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Shell sees long-term future for LNG and hopes Alberta project will prove the case

PARK CITY, Utah - Shell sees a long-term future in natural gas as a viable option for transportation and an Alberta project is figuring prominently in the company's plans to show fleets the potential for this alternative to diesel fuel.


PARK CITY, Utah – Shell sees a long-term future in natural gas as a viable option for transportation and an Alberta project is figuring prominently in the company’s plans to show fleets the potential for this alternative to diesel fuel.

Shell’s Canadian Green Corridor, the company’s first large scale liquefied natural gas (LNG) project in North America, launches this March. Initially employing a mobile refueling unit to service the needs of fleets running the Edmonton to Calgary corridor, the company also has agreements in place with three Flying J stations in the corridor for them to supply LNG starting in the third quarter of this year. By the third quarter of next year Shell plans to be supplying LNG to the network from its own LNG plant at the Jumping Pound facility about 30 kilometers west of Calgary. The new plant would produce 0.3 megatonnes per year of LNG, natural gas that is supercooled into liquid form. Until the plant is operational, a third-party distributor will be providing the LNG.

And Shell’s aspirations for converting the trucking industry to LNG don’t stop with this project. It is ready to build the infrastructure beyond this corridor if there is sufficient interest.

“We are not stopping with this project. If you are going to be in this market, you’ve got to be in it. We have aspirations to go all the way to the West Coast,” said James Burns, general manager, LNG transport Americas at a press briefing.

This year will mark the first time that Shell’s natural gas production will outpace its oil production and Burns says the company sees that trend continuing.

There are several factors making LNG an attractive alternative to diesel, he explained. The supply of natural gas in North America is abundant and has increased considerably in recent years as prolific new shale-gas deposits have been tapped, to the point where we have enough to export rather than relying on imports of natural gas.  Natural gas is also one of the cleanest burning fossil fuels, capable of reducing well to wheel CO2 emissions for heavy duty trucks by 20%. It has very low sulphur content so Sox emissions are also greatly reduced.

Road transport uses 17% of the world’s energy and contributes 25% of CO2 emissions. That can only increase as the world’s population climbs from the current 7 billion to an estimated 9 billion by 2050.

“We need more energy and lower carbon forms of energy,” said Dan Arcy, global OEM technical manager, Shell Global Solutions (US) Inc., adding that the reality, however, is that by 2050 two thirds of all our energy will still come from sources currently being used (current engine technologies and conventional liquid fuels).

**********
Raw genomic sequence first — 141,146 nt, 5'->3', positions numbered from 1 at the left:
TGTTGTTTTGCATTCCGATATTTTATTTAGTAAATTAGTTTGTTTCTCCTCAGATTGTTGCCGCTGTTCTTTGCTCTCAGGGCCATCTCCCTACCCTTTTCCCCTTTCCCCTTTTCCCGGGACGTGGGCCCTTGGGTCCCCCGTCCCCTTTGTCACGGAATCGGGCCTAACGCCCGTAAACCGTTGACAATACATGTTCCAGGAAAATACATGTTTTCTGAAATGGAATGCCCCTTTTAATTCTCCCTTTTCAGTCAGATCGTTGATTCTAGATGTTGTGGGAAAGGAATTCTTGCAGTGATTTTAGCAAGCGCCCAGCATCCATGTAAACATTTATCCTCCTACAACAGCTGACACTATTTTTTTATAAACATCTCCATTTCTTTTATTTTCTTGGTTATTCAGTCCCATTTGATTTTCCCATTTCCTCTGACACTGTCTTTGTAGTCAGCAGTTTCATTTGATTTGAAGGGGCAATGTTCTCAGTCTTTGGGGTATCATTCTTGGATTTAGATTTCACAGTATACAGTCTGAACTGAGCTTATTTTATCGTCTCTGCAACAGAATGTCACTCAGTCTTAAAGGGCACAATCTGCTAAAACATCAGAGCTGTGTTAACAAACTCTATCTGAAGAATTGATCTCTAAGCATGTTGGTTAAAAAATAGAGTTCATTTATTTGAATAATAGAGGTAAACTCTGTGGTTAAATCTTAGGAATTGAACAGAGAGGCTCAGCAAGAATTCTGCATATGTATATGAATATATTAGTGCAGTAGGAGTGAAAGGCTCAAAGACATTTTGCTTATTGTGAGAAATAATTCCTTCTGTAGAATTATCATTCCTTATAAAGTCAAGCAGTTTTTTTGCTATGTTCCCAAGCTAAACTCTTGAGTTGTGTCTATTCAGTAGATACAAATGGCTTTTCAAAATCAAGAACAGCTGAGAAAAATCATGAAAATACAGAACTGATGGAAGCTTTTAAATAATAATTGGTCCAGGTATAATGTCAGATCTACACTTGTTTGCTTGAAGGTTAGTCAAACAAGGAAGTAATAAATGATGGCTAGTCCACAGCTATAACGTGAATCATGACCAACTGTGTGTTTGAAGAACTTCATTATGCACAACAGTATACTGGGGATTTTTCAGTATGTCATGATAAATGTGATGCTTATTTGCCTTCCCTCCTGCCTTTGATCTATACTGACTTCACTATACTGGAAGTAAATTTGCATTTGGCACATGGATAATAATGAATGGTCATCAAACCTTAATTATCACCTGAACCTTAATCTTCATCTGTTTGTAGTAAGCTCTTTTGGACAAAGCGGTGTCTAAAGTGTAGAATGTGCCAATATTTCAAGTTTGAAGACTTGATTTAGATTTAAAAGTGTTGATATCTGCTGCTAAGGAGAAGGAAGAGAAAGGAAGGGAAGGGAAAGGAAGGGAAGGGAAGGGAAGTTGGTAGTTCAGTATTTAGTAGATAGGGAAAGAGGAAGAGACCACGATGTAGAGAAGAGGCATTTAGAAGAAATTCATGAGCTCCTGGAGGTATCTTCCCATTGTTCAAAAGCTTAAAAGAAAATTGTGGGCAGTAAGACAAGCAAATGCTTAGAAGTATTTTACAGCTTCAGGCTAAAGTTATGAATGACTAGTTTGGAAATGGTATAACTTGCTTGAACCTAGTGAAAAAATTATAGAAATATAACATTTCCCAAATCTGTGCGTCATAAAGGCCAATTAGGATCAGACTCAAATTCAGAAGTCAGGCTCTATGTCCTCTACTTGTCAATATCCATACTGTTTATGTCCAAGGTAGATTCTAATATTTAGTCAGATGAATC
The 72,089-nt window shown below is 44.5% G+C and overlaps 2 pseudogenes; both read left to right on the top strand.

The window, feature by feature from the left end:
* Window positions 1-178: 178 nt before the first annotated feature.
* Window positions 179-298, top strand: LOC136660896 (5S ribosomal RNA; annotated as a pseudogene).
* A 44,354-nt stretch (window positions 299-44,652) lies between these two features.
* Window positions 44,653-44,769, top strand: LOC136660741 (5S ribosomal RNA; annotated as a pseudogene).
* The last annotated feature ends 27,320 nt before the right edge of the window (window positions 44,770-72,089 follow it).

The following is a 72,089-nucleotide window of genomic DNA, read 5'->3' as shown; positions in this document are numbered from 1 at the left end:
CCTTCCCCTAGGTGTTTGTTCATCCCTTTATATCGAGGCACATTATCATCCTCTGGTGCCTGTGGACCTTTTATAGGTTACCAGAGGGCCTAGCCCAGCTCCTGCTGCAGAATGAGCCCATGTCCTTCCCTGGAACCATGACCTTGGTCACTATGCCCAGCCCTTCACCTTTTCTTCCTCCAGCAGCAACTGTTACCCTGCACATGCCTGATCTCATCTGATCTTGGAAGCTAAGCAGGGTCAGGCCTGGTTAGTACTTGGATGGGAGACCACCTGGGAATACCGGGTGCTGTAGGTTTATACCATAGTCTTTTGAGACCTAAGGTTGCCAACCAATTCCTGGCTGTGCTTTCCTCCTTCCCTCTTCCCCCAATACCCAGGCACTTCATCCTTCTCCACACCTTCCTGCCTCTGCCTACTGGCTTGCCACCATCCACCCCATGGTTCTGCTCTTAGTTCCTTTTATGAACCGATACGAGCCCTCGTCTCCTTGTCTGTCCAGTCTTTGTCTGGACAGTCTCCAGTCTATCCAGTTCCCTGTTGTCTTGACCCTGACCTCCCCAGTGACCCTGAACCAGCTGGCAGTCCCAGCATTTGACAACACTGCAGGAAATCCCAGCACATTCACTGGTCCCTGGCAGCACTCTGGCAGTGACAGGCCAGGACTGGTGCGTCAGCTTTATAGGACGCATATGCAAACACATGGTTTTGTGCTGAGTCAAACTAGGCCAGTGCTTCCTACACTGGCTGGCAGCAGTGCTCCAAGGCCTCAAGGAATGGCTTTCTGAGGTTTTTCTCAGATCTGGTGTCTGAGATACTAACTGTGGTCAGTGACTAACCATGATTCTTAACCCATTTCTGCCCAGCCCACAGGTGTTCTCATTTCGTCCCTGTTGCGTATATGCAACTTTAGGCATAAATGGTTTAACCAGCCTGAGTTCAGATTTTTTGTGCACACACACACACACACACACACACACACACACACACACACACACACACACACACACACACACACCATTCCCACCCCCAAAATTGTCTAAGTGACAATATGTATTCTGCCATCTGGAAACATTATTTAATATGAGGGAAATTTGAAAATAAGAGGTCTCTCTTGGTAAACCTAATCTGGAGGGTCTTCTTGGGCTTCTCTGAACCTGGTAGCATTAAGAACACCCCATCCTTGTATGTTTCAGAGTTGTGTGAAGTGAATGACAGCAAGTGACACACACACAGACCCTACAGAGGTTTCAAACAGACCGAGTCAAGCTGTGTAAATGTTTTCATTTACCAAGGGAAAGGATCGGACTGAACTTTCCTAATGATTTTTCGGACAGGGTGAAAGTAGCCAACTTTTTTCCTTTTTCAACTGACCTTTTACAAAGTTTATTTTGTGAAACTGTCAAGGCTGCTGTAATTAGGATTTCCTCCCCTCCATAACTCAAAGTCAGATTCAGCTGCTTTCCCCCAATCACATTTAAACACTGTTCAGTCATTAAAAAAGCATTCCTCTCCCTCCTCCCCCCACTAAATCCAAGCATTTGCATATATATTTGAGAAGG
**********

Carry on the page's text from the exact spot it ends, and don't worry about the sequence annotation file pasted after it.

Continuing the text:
It takes decades for alternatives (such as electric-powered vehicles) to take root, he emphasized. Shell officials believe that diesel and LNG will be the fuels of choice for transportation in 2050.

Shell officials provided fuel mileage comparisons to diesel for both LNG and condensed natural gas (CNG).

  • – 1 gallon of diesel gets 6.5 mpg; it requires 15 gallons to go 100 miles
  • – 1 gallon of LNG gets 3.8 mpg; it requires 28 gallons to go 100 miles
  • – 1 gallon of CNG gets 1.7 mpg; it requires 58 gallons to go 100 miles

Although diesel has the obvious advantage in mpg, Burns said what must also be taken into consideration is that LNG will be sold at about 30% below the current price of diesel and diesel pricing has the potential to climb higher still as oil supplies continue to dwindle. There is also the benefit of GHG reductions from running LNG. Burns estimated a payback from the investment in LNG-equipped vehicles of two to three years.

One obstacle is the considerably higher current cost of LNG engine-equipped trucks (up to $50-60,000 higher in cost or more than 50%) and also the need for fuel tanks that weigh more than their diesel counterparts.

“We need to get to a tipping point where incremental costs (for switching to LNG) start to come down,” Burns conceded.

Shell is teaming up with LNG engine maker Westport Innovations of Vancouver to co-market the advantages of LNG to fleets in North America. Their initial target market is large, sophisticated fleets running regional runs in Alberta.

Shell officials appreciate that Canadian fleets will need to be convinced to make the switch to LNG and so it will make available to them at least one LNG truck for one-week tests.

The company is also teaming up with equipment manufacturers to raise interest in the fuel among railways, miners and the marine shipping sector.


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